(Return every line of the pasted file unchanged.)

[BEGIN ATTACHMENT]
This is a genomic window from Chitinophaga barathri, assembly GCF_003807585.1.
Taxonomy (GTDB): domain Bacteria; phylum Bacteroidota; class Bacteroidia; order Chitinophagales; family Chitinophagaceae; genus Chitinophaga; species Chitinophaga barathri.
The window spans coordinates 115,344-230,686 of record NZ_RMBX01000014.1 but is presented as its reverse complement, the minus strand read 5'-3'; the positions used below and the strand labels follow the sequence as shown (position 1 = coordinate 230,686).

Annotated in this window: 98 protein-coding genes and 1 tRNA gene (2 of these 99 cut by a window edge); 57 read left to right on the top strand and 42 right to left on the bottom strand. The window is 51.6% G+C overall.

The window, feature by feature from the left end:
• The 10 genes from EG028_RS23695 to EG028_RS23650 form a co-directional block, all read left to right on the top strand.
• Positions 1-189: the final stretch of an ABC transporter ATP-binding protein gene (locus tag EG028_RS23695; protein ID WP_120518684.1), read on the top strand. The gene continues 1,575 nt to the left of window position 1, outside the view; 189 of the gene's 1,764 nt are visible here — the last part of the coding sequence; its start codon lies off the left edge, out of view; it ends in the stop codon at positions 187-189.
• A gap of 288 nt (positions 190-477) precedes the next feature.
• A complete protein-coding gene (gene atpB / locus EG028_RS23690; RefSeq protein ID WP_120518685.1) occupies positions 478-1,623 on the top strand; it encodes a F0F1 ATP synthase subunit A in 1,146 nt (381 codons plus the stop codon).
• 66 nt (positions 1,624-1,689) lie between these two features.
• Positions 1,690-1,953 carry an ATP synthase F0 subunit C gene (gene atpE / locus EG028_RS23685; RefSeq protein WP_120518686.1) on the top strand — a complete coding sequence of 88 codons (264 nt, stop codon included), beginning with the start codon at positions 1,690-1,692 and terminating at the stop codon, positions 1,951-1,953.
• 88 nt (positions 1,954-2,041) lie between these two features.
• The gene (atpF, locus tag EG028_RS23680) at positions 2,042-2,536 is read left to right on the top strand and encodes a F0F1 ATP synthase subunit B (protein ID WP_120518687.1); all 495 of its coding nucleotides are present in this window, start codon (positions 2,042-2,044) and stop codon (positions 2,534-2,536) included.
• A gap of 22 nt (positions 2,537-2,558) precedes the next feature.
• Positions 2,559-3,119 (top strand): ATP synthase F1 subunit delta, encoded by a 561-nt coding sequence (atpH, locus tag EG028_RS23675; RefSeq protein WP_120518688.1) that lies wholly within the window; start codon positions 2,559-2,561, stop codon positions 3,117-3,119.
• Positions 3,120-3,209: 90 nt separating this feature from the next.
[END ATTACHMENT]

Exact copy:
This is a genomic window from Chitinophaga barathri, assembly GCF_003807585.1.
Taxonomy (GTDB): domain Bacteria; phylum Bacteroidota; class Bacteroidia; order Chitinophagales; family Chitinophagaceae; genus Chitinophaga; species Chitinophaga barathri.
The window spans coordinates 115,344-230,686 of record NZ_RMBX01000014.1 but is presented as its reverse complement, the minus strand read 5'-3'; the positions used below and the strand labels follow the sequence as shown (position 1 = coordinate 230,686).

Annotated in this window: 98 protein-coding genes and 1 tRNA gene (2 of these 99 cut by a window edge); 57 read left to right on the top strand and 42 right to left on the bottom strand. The window is 51.6% G+C overall.

The window, feature by feature from the left end:
• The 10 genes from EG028_RS23695 to EG028_RS23650 form a co-directional block, all read left to right on the top strand.
• Positions 1-189: the final stretch of an ABC transporter ATP-binding protein gene (locus tag EG028_RS23695; protein ID WP_120518684.1), read on the top strand. The gene continues 1,575 nt to the left of window position 1, outside the view; 189 of the gene's 1,764 nt are visible here — the last part of the coding sequence; its start codon lies off the left edge, out of view; it ends in the stop codon at positions 187-189.
• A gap of 288 nt (positions 190-477) precedes the next feature.
• A complete protein-coding gene (gene atpB / locus EG028_RS23690; RefSeq protein ID WP_120518685.1) occupies positions 478-1,623 on the top strand; it encodes a F0F1 ATP synthase subunit A in 1,146 nt (381 codons plus the stop codon).
• 66 nt (positions 1,624-1,689) lie between these two features.
• Positions 1,690-1,953 carry an ATP synthase F0 subunit C gene (gene atpE / locus EG028_RS23685; RefSeq protein WP_120518686.1) on the top strand — a complete coding sequence of 88 codons (264 nt, stop codon included), beginning with the start codon at positions 1,690-1,692 and terminating at the stop codon, positions 1,951-1,953.
• 88 nt (positions 1,954-2,041) lie between these two features.
• The gene (atpF, locus tag EG028_RS23680) at positions 2,042-2,536 is read left to right on the top strand and encodes a F0F1 ATP synthase subunit B (protein ID WP_120518687.1); all 495 of its coding nucleotides are present in this window, start codon (positions 2,042-2,044) and stop codon (positions 2,534-2,536) included.
• A gap of 22 nt (positions 2,537-2,558) precedes the next feature.
• Positions 2,559-3,119 (top strand): ATP synthase F1 subunit delta, encoded by a 561-nt coding sequence (atpH, locus tag EG028_RS23675; RefSeq protein WP_120518688.1) that lies wholly within the window; start codon positions 2,559-2,561, stop codon positions 3,117-3,119.
• Positions 3,120-3,209: 90 nt separating this feature from the next.